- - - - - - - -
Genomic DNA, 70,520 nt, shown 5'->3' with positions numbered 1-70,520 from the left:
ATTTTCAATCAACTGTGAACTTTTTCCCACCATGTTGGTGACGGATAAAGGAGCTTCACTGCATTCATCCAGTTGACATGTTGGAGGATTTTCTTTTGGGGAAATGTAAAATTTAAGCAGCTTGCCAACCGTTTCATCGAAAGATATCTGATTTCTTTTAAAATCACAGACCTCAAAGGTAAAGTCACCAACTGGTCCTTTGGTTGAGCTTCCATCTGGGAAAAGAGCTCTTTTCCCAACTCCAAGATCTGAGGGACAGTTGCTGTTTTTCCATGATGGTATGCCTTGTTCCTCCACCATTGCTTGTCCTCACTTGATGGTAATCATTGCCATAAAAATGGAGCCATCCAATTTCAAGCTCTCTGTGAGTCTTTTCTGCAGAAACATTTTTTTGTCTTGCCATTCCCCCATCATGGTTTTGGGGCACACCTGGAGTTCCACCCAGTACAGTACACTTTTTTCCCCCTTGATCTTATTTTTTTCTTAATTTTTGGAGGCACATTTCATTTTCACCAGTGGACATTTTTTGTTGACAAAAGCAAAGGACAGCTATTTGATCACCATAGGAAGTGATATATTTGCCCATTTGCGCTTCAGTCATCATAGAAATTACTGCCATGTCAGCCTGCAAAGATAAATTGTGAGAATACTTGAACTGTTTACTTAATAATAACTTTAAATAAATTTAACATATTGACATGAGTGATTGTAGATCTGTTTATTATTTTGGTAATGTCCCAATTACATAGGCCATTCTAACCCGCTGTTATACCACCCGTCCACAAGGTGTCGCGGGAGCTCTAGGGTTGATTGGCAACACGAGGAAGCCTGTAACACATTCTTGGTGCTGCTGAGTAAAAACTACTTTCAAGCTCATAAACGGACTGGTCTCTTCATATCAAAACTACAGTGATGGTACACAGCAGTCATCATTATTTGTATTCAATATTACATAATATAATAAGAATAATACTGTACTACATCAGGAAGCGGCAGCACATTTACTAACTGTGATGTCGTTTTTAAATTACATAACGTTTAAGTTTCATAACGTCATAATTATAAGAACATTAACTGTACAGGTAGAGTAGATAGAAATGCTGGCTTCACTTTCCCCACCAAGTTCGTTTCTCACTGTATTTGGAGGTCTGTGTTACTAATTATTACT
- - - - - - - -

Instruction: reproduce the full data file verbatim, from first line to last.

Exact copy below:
Genomic DNA, 70,520 nt, shown 5'->3' with positions numbered 1-70,520 from the left:
ATTTTCAATCAACTGTGAACTTTTTCCCACCATGTTGGTGACGGATAAAGGAGCTTCACTGCATTCATCCAGTTGACATGTTGGAGGATTTTCTTTTGGGGAAATGTAAAATTTAAGCAGCTTGCCAACCGTTTCATCGAAAGATATCTGATTTCTTTTAAAATCACAGACCTCAAAGGTAAAGTCACCAACTGGTCCTTTGGTTGAGCTTCCATCTGGGAAAAGAGCTCTTTTCCCAACTCCAAGATCTGAGGGACAGTTGCTGTTTTTCCATGATGGTATGCCTTGTTCCTCCACCATTGCTTGTCCTCACTTGATGGTAATCATTGCCATAAAAATGGAGCCATCCAATTTCAAGCTCTCTGTGAGTCTTTTCTGCAGAAACATTTTTTTGTCTTGCCATTCCCCCATCATGGTTTTGGGGCACACCTGGAGTTCCACCCAGTACAGTACACTTTTTTCCCCCTTGATCTTATTTTTTTCTTAATTTTTGGAGGCACATTTCATTTTCACCAGTGGACATTTTTTGTTGACAAAAGCAAAGGACAGCTATTTGATCACCATAGGAAGTGATATATTTGCCCATTTGCGCTTCAGTCATCATAGAAATTACTGCCATGTCAGCCTGCAAAGATAAATTGTGAGAATACTTGAACTGTTTACTTAATAATAACTTTAAATAAATTTAACATATTGACATGAGTGATTGTAGATCTGTTTATTATTTTGGTAATGTCCCAATTACATAGGCCATTCTAACCCGCTGTTATACCACCCGTCCACAAGGTGTCGCGGGAGCTCTAGGGTTGATTGGCAACACGAGGAAGCCTGTAACACATTCTTGGTGCTGCTGAGTAAAAACTACTTTCAAGCTCATAAACGGACTGGTCTCTTCATATCAAAACTACAGTGATGGTACACAGCAGTCATCATTATTTGTATTCAATATTACATAATATAATAAGAATAATACTGTACTACATCAGGAAGCGGCAGCACATTTACTAACTGTGATGTCGTTTTTAAATTACATAACGTTTAAGTTTCATAACGTCATAATTATAAGAACATTAACTGTACAGGTAGAGTAGATAGAAATGCTGGCTTCACTTTCCCCACCAAGTTCGTTTCTCACTGTATTTGGAGGTCTGTGTTACTAATTATTACT